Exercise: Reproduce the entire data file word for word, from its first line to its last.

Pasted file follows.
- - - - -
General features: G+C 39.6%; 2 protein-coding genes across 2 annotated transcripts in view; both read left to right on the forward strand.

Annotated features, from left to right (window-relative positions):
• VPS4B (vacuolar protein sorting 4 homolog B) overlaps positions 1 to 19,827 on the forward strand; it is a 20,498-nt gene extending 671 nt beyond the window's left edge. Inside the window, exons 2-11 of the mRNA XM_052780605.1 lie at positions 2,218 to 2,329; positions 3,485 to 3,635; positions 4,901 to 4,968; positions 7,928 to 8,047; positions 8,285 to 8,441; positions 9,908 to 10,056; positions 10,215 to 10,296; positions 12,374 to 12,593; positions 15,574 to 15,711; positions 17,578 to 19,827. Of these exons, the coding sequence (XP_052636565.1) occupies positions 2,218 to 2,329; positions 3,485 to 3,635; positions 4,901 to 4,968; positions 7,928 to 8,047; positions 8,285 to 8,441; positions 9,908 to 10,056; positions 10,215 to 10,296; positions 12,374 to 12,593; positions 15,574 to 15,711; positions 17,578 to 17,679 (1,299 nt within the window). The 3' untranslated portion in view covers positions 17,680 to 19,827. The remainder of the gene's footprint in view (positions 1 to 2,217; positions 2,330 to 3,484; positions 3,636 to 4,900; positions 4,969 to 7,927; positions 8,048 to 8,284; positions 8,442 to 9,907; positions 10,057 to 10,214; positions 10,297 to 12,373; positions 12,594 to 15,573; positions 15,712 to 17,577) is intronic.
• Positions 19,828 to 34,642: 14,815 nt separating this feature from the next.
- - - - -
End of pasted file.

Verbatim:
General features: G+C 39.6%; 2 protein-coding genes across 2 annotated transcripts in view; both read left to right on the forward strand.

Annotated features, from left to right (window-relative positions):
• VPS4B (vacuolar protein sorting 4 homolog B) overlaps positions 1 to 19,827 on the forward strand; it is a 20,498-nt gene extending 671 nt beyond the window's left edge. Inside the window, exons 2-11 of the mRNA XM_052780605.1 lie at positions 2,218 to 2,329; positions 3,485 to 3,635; positions 4,901 to 4,968; positions 7,928 to 8,047; positions 8,285 to 8,441; positions 9,908 to 10,056; positions 10,215 to 10,296; positions 12,374 to 12,593; positions 15,574 to 15,711; positions 17,578 to 19,827. Of these exons, the coding sequence (XP_052636565.1) occupies positions 2,218 to 2,329; positions 3,485 to 3,635; positions 4,901 to 4,968; positions 7,928 to 8,047; positions 8,285 to 8,441; positions 9,908 to 10,056; positions 10,215 to 10,296; positions 12,374 to 12,593; positions 15,574 to 15,711; positions 17,578 to 17,679 (1,299 nt within the window). The 3' untranslated portion in view covers positions 17,680 to 19,827. The remainder of the gene's footprint in view (positions 1 to 2,217; positions 2,330 to 3,484; positions 3,636 to 4,900; positions 4,969 to 7,927; positions 8,048 to 8,284; positions 8,442 to 9,907; positions 10,057 to 10,214; positions 10,297 to 12,373; positions 12,594 to 15,573; positions 15,712 to 17,577) is intronic.
• Positions 19,828 to 34,642: 14,815 nt separating this feature from the next.